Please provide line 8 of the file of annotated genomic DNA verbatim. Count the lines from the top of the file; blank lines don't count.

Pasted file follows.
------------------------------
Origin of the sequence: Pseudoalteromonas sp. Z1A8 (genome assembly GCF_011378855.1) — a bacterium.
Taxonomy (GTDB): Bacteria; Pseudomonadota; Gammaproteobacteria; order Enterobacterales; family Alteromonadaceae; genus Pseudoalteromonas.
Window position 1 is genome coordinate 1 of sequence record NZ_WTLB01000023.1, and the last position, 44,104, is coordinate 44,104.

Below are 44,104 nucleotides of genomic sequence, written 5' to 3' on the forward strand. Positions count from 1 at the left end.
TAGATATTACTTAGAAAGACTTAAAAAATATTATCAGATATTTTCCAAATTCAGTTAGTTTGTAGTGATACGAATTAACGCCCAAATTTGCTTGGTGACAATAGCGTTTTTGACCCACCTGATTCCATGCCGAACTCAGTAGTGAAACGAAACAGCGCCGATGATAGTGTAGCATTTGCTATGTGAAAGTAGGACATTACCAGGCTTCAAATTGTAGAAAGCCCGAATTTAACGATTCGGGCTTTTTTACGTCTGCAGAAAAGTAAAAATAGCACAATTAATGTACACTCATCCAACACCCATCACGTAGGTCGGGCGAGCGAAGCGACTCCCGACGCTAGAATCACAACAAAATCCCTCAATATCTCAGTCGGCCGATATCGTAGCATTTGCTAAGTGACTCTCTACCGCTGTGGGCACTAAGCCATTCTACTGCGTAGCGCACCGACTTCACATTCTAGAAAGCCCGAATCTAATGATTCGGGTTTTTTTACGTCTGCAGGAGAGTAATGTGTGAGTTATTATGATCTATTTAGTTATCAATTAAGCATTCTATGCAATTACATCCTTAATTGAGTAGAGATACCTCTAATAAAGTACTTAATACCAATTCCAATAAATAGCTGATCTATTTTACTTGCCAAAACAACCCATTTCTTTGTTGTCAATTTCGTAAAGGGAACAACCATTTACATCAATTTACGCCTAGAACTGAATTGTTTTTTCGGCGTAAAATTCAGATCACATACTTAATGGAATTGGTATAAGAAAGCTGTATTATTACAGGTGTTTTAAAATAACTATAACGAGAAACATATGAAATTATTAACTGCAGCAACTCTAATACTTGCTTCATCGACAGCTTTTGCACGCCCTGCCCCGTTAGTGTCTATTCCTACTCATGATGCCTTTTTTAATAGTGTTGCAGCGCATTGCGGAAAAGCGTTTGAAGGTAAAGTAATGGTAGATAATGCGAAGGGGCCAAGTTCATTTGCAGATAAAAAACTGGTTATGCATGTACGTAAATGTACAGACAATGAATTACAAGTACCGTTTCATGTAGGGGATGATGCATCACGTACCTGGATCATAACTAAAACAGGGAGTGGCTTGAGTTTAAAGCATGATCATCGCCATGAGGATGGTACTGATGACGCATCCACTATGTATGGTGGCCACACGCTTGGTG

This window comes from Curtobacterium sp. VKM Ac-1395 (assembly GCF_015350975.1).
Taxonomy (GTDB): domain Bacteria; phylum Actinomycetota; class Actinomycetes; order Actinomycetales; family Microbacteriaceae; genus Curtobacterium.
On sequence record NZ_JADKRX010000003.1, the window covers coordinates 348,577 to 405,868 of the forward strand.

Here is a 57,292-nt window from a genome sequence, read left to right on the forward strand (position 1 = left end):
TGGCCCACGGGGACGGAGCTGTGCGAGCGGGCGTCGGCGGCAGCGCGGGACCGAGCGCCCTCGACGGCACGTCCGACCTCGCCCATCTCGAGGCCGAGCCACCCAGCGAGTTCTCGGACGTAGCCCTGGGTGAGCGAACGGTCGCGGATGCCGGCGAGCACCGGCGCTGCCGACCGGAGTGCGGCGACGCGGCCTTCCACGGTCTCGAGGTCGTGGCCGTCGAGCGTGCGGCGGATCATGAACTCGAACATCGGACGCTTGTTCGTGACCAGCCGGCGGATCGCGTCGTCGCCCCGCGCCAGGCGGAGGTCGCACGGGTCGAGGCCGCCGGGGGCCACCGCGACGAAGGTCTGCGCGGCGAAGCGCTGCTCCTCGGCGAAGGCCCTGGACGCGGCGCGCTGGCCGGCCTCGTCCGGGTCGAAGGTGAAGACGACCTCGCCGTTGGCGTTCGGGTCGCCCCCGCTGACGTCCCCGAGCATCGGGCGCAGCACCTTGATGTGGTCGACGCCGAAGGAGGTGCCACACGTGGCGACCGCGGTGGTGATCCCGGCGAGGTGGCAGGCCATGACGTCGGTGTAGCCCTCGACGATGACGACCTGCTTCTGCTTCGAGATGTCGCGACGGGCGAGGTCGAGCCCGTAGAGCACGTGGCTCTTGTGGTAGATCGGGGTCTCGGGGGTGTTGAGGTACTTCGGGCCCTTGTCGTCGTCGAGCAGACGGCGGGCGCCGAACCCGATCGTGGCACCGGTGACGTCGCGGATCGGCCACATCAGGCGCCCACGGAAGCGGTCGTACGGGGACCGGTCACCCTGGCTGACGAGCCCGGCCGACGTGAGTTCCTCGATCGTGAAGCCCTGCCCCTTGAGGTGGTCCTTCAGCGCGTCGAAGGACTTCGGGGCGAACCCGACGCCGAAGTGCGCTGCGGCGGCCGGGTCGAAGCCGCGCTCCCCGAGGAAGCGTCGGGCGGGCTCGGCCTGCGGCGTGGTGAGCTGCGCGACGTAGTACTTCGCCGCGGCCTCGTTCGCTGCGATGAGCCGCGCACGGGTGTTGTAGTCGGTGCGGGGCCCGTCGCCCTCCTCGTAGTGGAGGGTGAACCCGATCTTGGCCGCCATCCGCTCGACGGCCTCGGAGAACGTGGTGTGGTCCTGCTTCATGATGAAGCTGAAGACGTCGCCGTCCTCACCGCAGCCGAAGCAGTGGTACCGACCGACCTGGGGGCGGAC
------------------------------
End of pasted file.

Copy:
On sequence record NZ_JADKRX010000003.1, the window covers coordinates 348,577 to 405,868 of the forward strand.